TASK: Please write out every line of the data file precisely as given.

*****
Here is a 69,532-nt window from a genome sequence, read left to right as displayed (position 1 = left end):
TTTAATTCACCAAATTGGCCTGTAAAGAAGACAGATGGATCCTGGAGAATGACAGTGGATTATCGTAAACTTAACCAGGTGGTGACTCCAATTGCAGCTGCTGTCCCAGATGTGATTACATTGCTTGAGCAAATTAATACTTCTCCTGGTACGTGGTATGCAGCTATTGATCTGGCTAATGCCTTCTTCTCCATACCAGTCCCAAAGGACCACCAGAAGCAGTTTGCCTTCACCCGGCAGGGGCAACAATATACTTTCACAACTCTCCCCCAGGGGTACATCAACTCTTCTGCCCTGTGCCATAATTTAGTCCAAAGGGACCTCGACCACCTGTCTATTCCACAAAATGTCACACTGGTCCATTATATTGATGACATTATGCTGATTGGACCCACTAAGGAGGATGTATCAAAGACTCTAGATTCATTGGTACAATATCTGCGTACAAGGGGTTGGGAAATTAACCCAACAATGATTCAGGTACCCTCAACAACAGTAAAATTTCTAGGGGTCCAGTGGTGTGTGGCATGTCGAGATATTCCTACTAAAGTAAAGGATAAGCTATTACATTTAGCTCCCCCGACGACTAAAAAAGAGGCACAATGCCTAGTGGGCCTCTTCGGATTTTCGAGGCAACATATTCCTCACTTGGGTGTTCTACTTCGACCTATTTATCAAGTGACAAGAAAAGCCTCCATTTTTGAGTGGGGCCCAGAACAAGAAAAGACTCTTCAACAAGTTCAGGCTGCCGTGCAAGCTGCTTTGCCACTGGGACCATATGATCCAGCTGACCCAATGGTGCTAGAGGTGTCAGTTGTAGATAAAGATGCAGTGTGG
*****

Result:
Here is a 69,532-nt window from a genome sequence, read left to right as displayed (position 1 = left end):
TTTAATTCACCAAATTGGCCTGTAAAGAAGACAGATGGATCCTGGAGAATGACAGTGGATTATCGTAAACTTAACCAGGTGGTGACTCCAATTGCAGCTGCTGTCCCAGATGTGATTACATTGCTTGAGCAAATTAATACTTCTCCTGGTACGTGGTATGCAGCTATTGATCTGGCTAATGCCTTCTTCTCCATACCAGTCCCAAAGGACCACCAGAAGCAGTTTGCCTTCACCCGGCAGGGGCAACAATATACTTTCACAACTCTCCCCCAGGGGTACATCAACTCTTCTGCCCTGTGCCATAATTTAGTCCAAAGGGACCTCGACCACCTGTCTATTCCACAAAATGTCACACTGGTCCATTATATTGATGACATTATGCTGATTGGACCCACTAAGGAGGATGTATCAAAGACTCTAGATTCATTGGTACAATATCTGCGTACAAGGGGTTGGGAAATTAACCCAACAATGATTCAGGTACCCTCAACAACAGTAAAATTTCTAGGGGTCCAGTGGTGTGTGGCATGTCGAGATATTCCTACTAAAGTAAAGGATAAGCTATTACATTTAGCTCCCCCGACGACTAAAAAAGAGGCACAATGCCTAGTGGGCCTCTTCGGATTTTCGAGGCAACATATTCCTCACTTGGGTGTTCTACTTCGACCTATTTATCAAGTGACAAGAAAAGCCTCCATTTTTGAGTGGGGCCCAGAACAAGAAAAGACTCTTCAACAAGTTCAGGCTGCCGTGCAAGCTGCTTTGCCACTGGGACCATATGATCCAGCTGACCCAATGGTGCTAGAGGTGTCAGTTGTAGATAAAGATGCAGTGTGG